This morning, Marty Lederman and I have posted a detailed analysis of Monday’s en banc D.C. Circuit decision in al Bahlul—and what it portends for the future of military commissions, especially with respect to offenses not recognized as international war crimes. As Marty and I conclude, “Monday’s decision . . . underscores the serious constitutional objections that the commissions would have to overcome if they were to be used to prosecute domestic law offenses.”
Readers may see in such a conclusion (and in our post, more generally) a fair amount of tension with Jack’s “longer view” of al Bahlul from yesterday, and with today’s analysis by Peter Margulies with respect to Congress’s power to “define” international law. Jack, for example, sees Monday’s decision in al Bahlul as “a step in the direction of judicial acceptance of the basic legitimacy of commissions.” And Peter concludes that, “When there are colorable arguments for Congress’s approach to military commission jurisdiction, judicial deference is the wisest course,” suggesting that, on remand, the original three-judge panel should reject al Bahlul’s claim that Congress lacks the Article I power to subject non-LOW offenses to trial by military commission because Congress is free to define what the LOW is. (An argument the government does not even make.)
At the risk of oversimplifying a complex series of legal issues, the real daylight between our post, on the one hand, and Jack’s and Peter’s readings of al Bahlul, on the other, appears to be the Article III issue that Marty and I emphasized, but that Jack’s and Peter’s posts ignore. Simply put, the Supreme Court has recognized carefully circumscribed exceptions to Article III, including one for military trials of servicemembers and one for international war crimes committed by enemy belligerents. But the Court has never recognized an analogous exception for non-international war crimes committed by enemy belligerents, and, as I’ve previously written at some length, there are a number of good reasons why such an exception would be ill-conceived (to say nothing of the Court’s recent admonition that all such exceptions ought to be narrowly construed). Of course, the D.C. Circuit (or the Supreme Court) may yet disagree, and eventually recognize an exception to Article III for offenses against the “U.S. common law of war.” But only one of the seven judges in al Bahlul (Judge Kavanaugh) even addressed the Article III issue, and his analysis, as Marty and I explained, was problematic, at best—and did not address any of the countervailing arguments made in the amicus brief that I helped to file on the subject.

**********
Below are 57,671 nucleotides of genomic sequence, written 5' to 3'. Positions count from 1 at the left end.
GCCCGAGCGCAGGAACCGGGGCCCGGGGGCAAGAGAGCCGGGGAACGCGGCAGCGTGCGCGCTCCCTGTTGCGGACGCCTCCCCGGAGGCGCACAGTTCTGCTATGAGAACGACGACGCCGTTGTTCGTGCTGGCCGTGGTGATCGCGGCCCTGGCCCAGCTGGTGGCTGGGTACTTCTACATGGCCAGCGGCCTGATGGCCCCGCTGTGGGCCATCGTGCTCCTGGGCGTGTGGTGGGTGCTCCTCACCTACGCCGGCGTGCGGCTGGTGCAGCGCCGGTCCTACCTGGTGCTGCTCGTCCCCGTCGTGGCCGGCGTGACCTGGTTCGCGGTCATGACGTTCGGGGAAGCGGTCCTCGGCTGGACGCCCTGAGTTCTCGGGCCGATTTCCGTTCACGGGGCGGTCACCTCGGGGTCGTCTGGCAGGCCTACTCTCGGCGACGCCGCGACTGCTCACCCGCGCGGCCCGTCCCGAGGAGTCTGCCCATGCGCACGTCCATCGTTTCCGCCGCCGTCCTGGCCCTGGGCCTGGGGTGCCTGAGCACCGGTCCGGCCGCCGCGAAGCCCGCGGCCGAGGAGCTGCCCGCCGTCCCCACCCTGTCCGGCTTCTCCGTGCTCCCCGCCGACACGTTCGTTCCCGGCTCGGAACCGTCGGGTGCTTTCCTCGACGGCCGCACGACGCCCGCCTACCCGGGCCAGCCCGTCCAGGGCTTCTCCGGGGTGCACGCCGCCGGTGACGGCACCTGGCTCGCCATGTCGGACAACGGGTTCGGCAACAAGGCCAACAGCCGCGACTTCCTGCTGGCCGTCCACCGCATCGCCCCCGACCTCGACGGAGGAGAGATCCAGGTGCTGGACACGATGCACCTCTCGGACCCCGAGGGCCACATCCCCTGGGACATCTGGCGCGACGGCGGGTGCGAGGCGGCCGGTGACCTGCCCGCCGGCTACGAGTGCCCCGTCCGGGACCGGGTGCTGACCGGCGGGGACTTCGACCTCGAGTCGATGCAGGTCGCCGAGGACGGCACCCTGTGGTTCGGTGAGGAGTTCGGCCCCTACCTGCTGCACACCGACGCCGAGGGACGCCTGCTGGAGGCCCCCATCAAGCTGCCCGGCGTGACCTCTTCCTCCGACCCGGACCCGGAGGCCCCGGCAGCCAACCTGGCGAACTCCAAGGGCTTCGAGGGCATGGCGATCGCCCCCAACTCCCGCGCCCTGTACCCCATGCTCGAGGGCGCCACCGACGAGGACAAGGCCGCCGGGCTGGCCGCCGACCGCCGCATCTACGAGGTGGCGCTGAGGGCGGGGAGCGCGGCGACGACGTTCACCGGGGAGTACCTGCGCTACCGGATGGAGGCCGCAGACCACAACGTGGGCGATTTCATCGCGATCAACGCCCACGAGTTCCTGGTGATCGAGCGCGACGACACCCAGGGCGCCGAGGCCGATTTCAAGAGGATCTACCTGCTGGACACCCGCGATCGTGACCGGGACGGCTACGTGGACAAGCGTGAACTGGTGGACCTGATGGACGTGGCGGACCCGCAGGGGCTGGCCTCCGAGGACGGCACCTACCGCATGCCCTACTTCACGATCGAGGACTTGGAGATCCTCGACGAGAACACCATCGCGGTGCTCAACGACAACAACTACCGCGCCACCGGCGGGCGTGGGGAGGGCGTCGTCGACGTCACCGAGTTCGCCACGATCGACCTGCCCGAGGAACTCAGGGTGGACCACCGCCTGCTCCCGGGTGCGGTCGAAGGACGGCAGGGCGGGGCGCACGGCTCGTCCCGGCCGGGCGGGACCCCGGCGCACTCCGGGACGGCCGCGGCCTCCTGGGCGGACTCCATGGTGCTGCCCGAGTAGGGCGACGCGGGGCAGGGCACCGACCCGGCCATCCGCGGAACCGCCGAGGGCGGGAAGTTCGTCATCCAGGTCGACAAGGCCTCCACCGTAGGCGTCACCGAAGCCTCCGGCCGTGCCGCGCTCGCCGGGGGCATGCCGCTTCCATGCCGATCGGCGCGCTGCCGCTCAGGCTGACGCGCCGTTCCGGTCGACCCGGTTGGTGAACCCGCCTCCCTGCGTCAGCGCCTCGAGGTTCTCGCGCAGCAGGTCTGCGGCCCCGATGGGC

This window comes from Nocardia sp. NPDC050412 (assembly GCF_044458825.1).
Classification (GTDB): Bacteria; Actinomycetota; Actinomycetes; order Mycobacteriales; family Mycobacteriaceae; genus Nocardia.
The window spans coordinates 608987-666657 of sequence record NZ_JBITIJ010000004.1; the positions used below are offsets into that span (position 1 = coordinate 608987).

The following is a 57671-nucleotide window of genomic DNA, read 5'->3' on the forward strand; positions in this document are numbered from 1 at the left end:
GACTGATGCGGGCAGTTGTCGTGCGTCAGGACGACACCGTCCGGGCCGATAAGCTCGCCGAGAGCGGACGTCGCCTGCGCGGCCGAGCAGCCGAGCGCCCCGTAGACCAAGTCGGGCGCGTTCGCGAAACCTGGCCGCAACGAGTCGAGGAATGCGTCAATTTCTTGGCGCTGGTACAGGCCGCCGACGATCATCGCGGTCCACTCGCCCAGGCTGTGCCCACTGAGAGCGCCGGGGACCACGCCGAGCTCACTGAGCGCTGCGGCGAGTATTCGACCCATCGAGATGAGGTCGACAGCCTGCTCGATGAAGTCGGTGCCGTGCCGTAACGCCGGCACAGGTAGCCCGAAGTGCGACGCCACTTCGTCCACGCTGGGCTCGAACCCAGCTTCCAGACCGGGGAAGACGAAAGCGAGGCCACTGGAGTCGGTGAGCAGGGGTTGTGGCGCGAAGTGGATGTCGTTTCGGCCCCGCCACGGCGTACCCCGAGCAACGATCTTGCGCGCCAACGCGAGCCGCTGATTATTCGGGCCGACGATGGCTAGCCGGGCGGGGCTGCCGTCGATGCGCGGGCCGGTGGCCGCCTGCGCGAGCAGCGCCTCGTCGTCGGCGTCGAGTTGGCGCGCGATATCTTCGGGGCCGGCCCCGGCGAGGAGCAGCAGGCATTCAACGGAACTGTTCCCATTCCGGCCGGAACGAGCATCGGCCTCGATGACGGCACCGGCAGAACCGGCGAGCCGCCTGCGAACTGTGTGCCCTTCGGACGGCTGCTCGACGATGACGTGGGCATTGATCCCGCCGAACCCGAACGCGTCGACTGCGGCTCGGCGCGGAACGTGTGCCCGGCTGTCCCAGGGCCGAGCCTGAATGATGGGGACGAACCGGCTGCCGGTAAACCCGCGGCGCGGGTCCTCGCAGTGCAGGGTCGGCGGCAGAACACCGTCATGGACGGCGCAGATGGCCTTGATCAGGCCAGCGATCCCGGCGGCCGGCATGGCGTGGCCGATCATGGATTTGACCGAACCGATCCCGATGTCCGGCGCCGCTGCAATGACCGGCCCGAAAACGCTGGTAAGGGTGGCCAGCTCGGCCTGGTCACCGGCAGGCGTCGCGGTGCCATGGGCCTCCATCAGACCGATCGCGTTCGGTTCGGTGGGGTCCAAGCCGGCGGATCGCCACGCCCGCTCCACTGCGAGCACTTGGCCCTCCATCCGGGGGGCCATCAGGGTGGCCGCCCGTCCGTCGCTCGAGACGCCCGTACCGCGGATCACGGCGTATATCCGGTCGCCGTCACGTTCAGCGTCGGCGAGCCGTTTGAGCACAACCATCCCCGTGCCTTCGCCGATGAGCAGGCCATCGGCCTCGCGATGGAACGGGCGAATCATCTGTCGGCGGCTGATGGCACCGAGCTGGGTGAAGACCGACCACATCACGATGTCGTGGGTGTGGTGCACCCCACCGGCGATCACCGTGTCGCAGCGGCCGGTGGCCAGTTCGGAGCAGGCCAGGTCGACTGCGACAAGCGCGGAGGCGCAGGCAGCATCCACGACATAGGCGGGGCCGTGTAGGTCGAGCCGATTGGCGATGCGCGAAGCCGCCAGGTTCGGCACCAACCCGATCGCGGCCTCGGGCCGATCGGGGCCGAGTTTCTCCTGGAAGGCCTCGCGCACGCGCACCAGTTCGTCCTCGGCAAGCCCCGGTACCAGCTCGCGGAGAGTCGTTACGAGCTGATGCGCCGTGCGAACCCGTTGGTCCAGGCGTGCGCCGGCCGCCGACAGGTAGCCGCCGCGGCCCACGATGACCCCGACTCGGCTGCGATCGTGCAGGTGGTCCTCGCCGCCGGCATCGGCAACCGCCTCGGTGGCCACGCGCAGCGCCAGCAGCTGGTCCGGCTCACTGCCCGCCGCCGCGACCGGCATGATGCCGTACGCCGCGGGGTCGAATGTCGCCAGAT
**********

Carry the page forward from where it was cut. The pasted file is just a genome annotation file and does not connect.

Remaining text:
But whatever the ultimate merits of the Article III question, the critical point for present purposes is that Monday’s decision brought that issue to the forefront, and it will now presumably be one of the central challenges al Bahlul raises before the original three-judge panel. (And, as Marty and I explained, there won’t be any argument for “plain error” review on this issue, since it unquestionably goes to the constitutional jurisdiction of the commission—a challenge that cannot be forfeited.)
What that means, in practice, is that Jack’s suggestion that al Bahlul is a “step in the direction of judicial acceptance of the basic legitimacy of commissions” is premature, at best; and Peter’s focus on the Article I question—whether Congress has the power to proscribe violations of the “U.S. common law of war” in general—utterly misses the Article III elephant in the room, since the answer may very well differ as between Congress’s power to make such offenses triable in civilian versus military courts.
At least for the power of U.S. military commissions to try non-international war crimes, then, all is still to play for—and, as Marty and I concluded in our post, there’s no reason to think that Monday’s decision in al Bahlul will make the government’s case any easier going forward.